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Monday, October 15, 2012

Frontier Justice in the Promised Land

I recall attending enough church services whose sermons related various Biblical miracles and uplifting messages of hope. But how many ministers mount their pulpit and deliver a sermon on Moses’ instructions to his forces to execute a My Lai-style massacre, or relate to the listening congregation the scriptures' heartless treatment of women as victims of rape and spoils of war? And yet these and other dark themes are as much a part of the Bible as those stories which get all the attention, and rough and ruthless frontier-style justice is not in some mysterious way made more morally acceptable simply because it appears in scripture. And I, who have in my career illustrated such dark gothic classics as Frankenstein, Dracula, The Phantom of the Opera and others, am still somewhere struggling to get my head around the realization that it is the Bible, of all books, which reaches into darker places even than these. You doubt me? Then please read on...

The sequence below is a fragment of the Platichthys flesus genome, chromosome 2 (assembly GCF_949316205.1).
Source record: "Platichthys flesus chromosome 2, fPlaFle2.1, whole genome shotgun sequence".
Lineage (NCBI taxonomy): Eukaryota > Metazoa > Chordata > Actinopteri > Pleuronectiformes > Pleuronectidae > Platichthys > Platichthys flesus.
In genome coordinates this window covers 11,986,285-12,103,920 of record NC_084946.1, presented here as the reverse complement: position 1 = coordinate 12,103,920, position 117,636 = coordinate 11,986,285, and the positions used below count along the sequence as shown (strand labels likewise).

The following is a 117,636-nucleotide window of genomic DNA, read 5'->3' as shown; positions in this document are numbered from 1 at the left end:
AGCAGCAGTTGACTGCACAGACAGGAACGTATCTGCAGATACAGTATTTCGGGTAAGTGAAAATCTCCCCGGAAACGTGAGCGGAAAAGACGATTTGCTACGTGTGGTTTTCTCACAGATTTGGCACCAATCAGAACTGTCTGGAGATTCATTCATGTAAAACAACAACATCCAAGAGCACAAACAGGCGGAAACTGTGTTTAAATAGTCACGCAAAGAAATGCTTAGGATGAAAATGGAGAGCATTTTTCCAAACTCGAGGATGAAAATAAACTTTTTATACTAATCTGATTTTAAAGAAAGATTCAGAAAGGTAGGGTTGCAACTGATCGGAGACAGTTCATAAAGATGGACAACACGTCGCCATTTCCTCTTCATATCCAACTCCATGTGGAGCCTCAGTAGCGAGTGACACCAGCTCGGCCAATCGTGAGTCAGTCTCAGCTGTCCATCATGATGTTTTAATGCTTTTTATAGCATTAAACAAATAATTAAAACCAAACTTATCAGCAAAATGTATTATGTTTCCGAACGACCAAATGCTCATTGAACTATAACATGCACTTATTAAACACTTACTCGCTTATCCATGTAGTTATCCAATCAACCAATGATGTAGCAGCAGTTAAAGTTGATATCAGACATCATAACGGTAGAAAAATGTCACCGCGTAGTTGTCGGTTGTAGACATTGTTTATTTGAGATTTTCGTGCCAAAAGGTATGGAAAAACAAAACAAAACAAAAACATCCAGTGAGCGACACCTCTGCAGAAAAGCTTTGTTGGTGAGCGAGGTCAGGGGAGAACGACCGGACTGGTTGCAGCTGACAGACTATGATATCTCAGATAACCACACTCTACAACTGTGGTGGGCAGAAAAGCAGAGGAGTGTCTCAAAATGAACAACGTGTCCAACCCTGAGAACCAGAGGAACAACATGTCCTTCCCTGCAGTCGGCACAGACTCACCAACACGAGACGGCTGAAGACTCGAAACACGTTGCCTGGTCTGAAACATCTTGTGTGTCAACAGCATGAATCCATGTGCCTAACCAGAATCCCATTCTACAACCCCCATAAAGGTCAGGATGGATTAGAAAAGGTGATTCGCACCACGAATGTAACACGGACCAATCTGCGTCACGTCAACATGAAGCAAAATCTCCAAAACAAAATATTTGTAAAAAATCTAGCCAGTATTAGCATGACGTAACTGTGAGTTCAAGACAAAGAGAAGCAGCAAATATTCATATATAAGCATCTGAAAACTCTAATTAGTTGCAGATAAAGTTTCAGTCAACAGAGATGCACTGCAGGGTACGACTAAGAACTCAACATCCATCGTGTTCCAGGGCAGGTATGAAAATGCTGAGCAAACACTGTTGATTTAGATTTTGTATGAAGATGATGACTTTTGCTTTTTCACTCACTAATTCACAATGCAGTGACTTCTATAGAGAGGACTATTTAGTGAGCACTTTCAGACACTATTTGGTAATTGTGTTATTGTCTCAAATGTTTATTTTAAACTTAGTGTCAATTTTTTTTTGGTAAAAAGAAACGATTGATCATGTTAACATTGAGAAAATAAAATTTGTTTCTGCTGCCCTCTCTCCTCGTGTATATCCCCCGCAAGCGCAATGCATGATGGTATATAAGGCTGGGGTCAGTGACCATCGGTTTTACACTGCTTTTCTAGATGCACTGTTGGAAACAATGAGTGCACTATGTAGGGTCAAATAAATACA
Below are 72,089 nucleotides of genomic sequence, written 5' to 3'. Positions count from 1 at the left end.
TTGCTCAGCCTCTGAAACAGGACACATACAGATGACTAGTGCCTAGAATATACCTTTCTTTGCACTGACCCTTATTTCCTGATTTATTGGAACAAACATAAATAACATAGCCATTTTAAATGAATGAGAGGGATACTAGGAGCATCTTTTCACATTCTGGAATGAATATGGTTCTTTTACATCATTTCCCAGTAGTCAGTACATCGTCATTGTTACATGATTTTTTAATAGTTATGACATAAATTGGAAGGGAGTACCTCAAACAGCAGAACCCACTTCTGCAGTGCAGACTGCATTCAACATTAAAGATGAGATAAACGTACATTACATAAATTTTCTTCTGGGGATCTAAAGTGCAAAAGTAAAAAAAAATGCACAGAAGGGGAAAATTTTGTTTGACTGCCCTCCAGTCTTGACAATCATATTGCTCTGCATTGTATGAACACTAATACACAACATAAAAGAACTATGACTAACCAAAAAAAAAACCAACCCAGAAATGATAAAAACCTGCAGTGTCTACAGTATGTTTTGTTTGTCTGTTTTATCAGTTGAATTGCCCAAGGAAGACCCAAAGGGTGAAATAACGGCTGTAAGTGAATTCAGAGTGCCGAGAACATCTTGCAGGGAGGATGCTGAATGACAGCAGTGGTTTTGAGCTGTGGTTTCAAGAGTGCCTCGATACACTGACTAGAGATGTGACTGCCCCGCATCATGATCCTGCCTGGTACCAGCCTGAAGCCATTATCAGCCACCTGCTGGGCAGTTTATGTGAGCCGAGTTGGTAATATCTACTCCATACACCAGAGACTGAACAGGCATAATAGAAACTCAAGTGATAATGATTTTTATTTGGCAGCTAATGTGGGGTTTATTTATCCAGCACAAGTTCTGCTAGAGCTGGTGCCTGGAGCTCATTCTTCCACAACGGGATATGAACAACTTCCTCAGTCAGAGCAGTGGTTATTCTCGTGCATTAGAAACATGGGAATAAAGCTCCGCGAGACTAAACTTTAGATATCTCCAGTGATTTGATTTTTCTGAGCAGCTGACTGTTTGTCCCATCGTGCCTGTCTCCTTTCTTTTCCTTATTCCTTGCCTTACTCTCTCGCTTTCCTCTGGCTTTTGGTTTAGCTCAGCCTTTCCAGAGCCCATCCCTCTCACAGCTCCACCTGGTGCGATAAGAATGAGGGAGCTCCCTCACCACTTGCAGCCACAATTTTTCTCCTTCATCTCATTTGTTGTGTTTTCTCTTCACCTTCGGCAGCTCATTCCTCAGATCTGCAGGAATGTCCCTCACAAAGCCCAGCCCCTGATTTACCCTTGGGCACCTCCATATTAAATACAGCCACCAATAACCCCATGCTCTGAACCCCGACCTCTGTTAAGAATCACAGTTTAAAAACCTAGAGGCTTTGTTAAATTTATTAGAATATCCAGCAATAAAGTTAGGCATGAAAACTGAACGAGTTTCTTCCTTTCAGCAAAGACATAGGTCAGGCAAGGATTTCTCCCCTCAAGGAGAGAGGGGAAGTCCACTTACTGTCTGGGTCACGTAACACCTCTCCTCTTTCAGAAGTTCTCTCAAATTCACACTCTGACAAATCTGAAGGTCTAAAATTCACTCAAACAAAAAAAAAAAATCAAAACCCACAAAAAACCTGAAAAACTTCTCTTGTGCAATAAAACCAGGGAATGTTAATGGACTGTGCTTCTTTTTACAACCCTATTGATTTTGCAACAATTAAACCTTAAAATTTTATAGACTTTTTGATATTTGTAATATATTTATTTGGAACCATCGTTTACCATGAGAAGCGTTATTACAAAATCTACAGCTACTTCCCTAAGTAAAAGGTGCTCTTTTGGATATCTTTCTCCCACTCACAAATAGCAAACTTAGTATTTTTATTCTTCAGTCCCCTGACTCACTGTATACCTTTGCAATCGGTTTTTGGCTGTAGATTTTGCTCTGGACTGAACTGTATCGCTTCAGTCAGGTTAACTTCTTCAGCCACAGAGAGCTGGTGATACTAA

This post grew out of the notes which I made for my previous post to reference specific Biblical passages. The more I buried my nose in my [1]Bible to double-check the accuracy of my references, the more surreal everything seemed to become. Was I really still reading canonical scripture? Was I still reading the presumed word of God? Well, yes I was, as anyone reading these cited texts can check for themselves. These passages are mostly either God speaking in the first person, dictating the various laws or Commandments to Moses (yes, there are considerably more than ten), or Moses speaking to the Israelites, and are intended as instructions for social conduct in the Promised Land.